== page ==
So I watched Kung Fu Panda 2…
It’s amazing how the purpose why you watch a movie can have such a influential effect on your enjoyment of a movie. The first time I watched this movie it was just for fun and I really liked it and thought it was as good, if not better than the original. Now that I’m watching this film with the intention of reviewing it, I’m much more aware of its flaws and how – while it is still entertaining – it doesn’t quite match up to the original.
Okay, basic plot: After serving out an exile, the peacock, Lord Shen (Gary Oldman) returns to Gongmen City to exact his revenge on its inhabitants. Lord Shen’s fury is not confined to the people of his city, however, and he plans to conquer the whole of China. Po (Jack Black) – The Dragon Warrior – is dispatched to battle Shen and foil his scheme. Unbeknownst to Po, Shen has created a new weapon – one that is impervious to any kung fu attack. As Po prepares to take on Shen he realises that he’s not just fighting for the future of China but also for the key to unlock his past.
Often sequels try to serve you up the exact same plot that you saw in the original and hope you that won’t notice; but Kung Fu Panda 2 actually has the guts to go a new way and try to break new ground. This is great because you get to see something new and be entertained in ways that you weren’t previously. However, it can also be detrimental when films try to change too much and don’t bring along the core elements that made the original work. So in my mind this film exists in a weird stage of limbo where I love that it’s different but hate that things aren’t the same.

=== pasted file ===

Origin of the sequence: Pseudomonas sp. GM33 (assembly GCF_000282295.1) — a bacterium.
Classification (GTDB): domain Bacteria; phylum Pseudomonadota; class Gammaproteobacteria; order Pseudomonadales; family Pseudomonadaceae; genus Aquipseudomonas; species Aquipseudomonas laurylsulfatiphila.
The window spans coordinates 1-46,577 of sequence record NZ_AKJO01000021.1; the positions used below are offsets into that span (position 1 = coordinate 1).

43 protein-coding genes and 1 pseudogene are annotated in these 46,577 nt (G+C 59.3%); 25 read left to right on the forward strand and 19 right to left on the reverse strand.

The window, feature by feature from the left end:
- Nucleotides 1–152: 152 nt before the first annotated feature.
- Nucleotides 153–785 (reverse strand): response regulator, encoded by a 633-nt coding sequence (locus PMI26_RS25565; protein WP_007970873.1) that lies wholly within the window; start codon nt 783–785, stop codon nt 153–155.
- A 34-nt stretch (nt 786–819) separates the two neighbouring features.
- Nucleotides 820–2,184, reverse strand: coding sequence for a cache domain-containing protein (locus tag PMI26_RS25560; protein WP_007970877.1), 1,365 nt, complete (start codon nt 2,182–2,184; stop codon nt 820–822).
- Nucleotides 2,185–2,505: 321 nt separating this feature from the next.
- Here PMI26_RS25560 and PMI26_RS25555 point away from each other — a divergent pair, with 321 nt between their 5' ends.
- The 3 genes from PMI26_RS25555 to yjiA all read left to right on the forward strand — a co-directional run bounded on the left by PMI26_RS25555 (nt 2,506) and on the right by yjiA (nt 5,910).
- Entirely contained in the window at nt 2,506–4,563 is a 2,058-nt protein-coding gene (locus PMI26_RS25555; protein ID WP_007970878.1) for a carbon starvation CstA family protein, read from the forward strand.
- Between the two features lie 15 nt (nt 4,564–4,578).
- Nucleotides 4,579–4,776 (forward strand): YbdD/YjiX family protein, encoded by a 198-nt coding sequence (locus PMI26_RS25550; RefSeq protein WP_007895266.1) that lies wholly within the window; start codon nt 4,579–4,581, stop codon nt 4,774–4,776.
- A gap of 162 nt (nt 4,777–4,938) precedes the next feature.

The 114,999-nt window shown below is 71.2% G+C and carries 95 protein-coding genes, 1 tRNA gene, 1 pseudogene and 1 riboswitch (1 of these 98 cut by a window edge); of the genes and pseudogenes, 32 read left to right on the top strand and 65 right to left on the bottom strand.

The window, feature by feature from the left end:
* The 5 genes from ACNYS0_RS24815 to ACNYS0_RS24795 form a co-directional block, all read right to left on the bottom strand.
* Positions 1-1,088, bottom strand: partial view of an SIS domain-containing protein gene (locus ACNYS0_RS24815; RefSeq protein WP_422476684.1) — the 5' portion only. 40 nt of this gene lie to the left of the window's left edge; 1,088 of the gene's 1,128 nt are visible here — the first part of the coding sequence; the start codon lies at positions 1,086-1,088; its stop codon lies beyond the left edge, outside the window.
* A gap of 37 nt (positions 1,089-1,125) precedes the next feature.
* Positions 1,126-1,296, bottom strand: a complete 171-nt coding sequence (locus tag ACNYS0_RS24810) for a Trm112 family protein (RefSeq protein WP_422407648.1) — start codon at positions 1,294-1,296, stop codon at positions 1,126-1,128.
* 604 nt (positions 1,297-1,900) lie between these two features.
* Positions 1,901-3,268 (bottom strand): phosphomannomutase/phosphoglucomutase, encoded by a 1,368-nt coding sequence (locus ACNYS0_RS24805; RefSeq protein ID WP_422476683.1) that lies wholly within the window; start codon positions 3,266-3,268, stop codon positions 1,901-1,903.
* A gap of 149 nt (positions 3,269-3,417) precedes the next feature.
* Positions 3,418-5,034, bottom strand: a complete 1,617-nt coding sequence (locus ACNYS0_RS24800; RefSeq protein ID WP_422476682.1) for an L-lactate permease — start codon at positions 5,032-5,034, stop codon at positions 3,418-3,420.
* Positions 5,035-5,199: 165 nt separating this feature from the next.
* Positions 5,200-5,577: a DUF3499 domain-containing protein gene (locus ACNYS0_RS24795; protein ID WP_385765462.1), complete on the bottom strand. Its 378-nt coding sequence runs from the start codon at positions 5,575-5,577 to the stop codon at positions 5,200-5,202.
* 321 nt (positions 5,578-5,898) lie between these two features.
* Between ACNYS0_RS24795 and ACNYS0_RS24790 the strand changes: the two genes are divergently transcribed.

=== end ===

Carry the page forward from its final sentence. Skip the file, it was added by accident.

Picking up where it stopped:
There’s a great new villain in this film in the form of Lord Shen who is masterfully voiced by Gary Oldman. He reminds me of a Bond villain in many ways with his high level of sophistication and menacing malice. Oldman does a fantastic job with his acting as per usual and I think Shen is a much more engaging villain than Tai Lung was. If you actually think about it Tai Lung and Lord Shen’s backstories are so similar that they could be the same character; but Shen is given more screentime and the development around his character is more in-depth. I also really enjoyed Michelle Yeoh who voices The Soothsayer. Yeoh is funny and her performance though understated is crucial to this film’s plot.
One of the aspects of change that this film employs that I didn’t care for was how the screenwriters chose to represent Po. Po has put in some time as The Dragon Warrior, he’s a respected kung fu master now but still the loveable goof from the first movie. What was changed was his route to success. In the first movie, Po defeats Tai Lung not because he’s more adept at kung fu but because he has an unorthodox style and his body build allows him to be impervious to Tai Lung’s attacks. There’s a very specific reason why Po and only Po could be The Dragon Warrior and defeat Tai Lung. In Kung Fu Panda 2, there’s no reason why Po needs to be the hero. It feels like anyone who knows anything about kung fu could have done what he did. The movie tries to personalise it and make it seem like only Po could do what he did but it completely fails and – because of this – the film is lacking a great deal of heart.
The film is still incredibly animated and Hans Zimmer and John Powell once again do a lovely job composing the music for this film. The majesty and pageantry of kung fu is once again beautifully displayed but the story shifts away from more ‘believable’ kung fu to straight out magic. In the first movie you saw Po training and learning how to fight, in this movie he sees something once and is suddenly a master of that technique. It just feels cheap and further robs the film of heart because it takes away from the awesomeness of Po and just makes it feel like any generic character could have filled his shoes.
Overall, Kung Fu Panda 2 is a fun movie that is worth watching. It doesn’t quite hit the notes that the original did and chooses to become more about magic instead of kung fu but I think this film is still worth your time. 7/10